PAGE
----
(v) damage affecting a computer system used by or for a government entity in furtherance of the administration of justice, national defense, or national security;"
Court of Appeals. The Court affirmed the judgment of the District Court.
First, as to the allegation of post employment access, the Court held that LVRC presented insufficient evidence to survive a motion for summary judgment. Basically, it offered evidence that someone using Brekka's username logged into the LVRC web site. However, the evidence also showed that this information was on Brekka's computer when he left the company, and any subsequent user of that computer could have logged on with Brekka's information.
Second, the Court held that the allegation that Brekka acted "without authorization" or exceeded "authorized access" during his employment fail. It wrote that he was an employee, given a computer, and expected to use it, which he did.
LVRC relied upon the unfortunate 2006 opinion [7 pages in PDF] of the U.S. Court of Appeals (7thCir) in Citrin, a post-employment dispute involving Section 1030(a)(5) and an employee's use of a trace remover tools on the laptop assigned by his employer.
In Citrin the 7th Circuit held that an employee acted without authorization, in the absence of any violation of a contract or policy, or instructions, based upon obscure principles of agency law. However, the Court of Appeals in the present case wrote that "We are unpersuaded by this interpretation" of "without authorization".
The Court wrote in the present opinion that "No language in the CFAA supports LVRC's argument that authorization to use a computer ceases when an employee resolves to use the computer contrary to the employer's interest. Rather, the definition of ``exceeds authorized access´´ in § 1030(e)(6) indicates that Congress did not intend to include such an implicit limitation in the word ``authorization.´´"
In other words, the Court wrote, "for purposes of the CFAA, when an employer authorizes an employee to use a company computer subject to certain limitations, the employee remains authorized to use the computer even if the employee violates those limitations. It is the employer's decision to allow or to terminate an employee's authorization to access a computer that determines whether the employee is with or ``without authorization.´´"
In continued, "According to LVRC, Citrin supports its argument that the CFAA incorporates an additional limitation in the word “authorization,” such that an employee can lose authorization to use a company computer when the employee resolves to act contrary to the employer's interest. In Citrin, the court held that an employee's authorization to access a computer ended for purposes of § 1030(a)(5) when the employee violated his duty of loyalty to his employer. The employee had decided to start a competing business in violation of his employment contract and erased all data from his work laptop computer before quitting his job."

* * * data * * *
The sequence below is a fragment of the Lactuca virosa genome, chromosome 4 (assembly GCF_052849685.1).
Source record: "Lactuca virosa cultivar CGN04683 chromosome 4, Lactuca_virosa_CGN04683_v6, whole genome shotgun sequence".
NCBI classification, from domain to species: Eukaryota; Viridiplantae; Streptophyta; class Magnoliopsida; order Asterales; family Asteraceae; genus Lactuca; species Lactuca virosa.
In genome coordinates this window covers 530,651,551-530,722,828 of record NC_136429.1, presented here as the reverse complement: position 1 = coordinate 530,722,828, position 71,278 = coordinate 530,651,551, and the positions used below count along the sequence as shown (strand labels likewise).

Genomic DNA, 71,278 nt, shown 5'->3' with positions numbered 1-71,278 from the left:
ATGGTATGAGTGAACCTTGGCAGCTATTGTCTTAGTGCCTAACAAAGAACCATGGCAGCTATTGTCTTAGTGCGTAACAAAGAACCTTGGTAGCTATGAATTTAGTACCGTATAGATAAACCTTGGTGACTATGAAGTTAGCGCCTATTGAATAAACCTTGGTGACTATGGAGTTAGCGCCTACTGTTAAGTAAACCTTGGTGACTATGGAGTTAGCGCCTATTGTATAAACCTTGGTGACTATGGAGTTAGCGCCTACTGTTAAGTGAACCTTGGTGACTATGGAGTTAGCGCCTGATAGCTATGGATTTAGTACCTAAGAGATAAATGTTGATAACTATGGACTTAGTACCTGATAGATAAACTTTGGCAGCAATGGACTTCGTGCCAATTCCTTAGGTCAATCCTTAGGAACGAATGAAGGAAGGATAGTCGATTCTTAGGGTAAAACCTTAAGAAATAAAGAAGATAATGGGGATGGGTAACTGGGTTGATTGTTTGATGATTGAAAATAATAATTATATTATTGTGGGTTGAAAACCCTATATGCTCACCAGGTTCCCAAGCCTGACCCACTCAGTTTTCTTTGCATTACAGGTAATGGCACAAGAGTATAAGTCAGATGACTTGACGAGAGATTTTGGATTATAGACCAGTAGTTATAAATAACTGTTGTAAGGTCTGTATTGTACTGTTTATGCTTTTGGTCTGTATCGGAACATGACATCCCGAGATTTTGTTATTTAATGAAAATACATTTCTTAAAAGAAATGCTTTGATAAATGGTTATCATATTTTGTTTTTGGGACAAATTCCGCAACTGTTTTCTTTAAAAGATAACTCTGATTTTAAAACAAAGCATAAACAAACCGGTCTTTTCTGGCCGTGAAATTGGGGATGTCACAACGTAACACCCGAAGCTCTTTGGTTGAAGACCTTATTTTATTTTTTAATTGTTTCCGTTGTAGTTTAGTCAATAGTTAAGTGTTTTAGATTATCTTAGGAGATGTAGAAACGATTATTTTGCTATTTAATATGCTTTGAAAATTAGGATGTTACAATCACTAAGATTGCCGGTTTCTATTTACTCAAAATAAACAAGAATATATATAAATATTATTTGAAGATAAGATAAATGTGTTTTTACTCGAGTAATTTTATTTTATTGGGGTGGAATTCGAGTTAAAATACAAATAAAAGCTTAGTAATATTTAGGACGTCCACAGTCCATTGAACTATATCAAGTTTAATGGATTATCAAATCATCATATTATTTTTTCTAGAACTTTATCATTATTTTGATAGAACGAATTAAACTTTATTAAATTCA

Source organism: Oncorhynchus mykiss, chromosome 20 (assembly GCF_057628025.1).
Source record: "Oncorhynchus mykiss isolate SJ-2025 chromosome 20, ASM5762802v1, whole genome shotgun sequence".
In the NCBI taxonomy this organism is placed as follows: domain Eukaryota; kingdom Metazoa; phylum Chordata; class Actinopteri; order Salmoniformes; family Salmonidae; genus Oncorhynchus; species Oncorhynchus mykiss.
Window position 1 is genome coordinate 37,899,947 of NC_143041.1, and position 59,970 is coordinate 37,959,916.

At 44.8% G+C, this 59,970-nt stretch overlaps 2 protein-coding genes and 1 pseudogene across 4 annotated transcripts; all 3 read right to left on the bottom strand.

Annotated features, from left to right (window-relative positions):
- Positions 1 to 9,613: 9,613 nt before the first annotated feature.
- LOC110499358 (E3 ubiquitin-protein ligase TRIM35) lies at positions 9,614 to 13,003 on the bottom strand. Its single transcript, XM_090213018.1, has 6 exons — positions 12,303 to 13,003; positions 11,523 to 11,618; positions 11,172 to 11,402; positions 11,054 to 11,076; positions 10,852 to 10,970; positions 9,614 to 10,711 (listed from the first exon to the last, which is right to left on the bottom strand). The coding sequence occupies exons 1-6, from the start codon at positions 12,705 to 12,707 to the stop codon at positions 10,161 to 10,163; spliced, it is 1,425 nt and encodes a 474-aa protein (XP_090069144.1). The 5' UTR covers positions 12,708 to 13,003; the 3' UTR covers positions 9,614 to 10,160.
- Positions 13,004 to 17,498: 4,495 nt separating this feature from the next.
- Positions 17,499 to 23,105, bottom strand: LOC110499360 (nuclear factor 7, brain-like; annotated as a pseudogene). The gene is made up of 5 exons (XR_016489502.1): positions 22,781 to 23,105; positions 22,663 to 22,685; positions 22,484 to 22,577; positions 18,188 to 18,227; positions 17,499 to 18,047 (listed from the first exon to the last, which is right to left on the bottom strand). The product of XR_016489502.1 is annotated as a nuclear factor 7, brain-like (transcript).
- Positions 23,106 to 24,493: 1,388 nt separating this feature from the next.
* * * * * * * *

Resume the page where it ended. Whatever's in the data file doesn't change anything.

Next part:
The Court wrote that were it to accept the reasoning in Citrin, Brekka would have acted "without authorization". But, it rejected Citrin, because it does not comport with the language of Section 1030, and because Section 1030 is primarily a criminal statute, and courts should not interpret "criminal statutes in surprising and novel ways that impose unexpected burdens on defendants".
The Court of Appeals held that "a person uses a computer ``without authorization´´ under §§ 1030(a)(2) and (4) when the person has not received permission to use the computer for any purpose (such as when a hacker accesses someone’s computer without any permission), or when the employer has rescinded permission to access the computer and the defendant uses the computer anyway". (Parentheses in original.)
The case is LVRC Holdings LLC v. Christopher Brekka, et al., U.S. Court of Appeals for the 9th Circuit, App. Ct. No. 07-17116, an appeal from the U.S. District Court for the District of Nevada, D.C. No. CV-05-01026-KJD, Judge Kent Dawson presiding. Judge Sandra Ikuta wrote the opinion of the Court of Appeals, in which Judges Margaret McKeown and James Selna (USCD/CDCal) joined.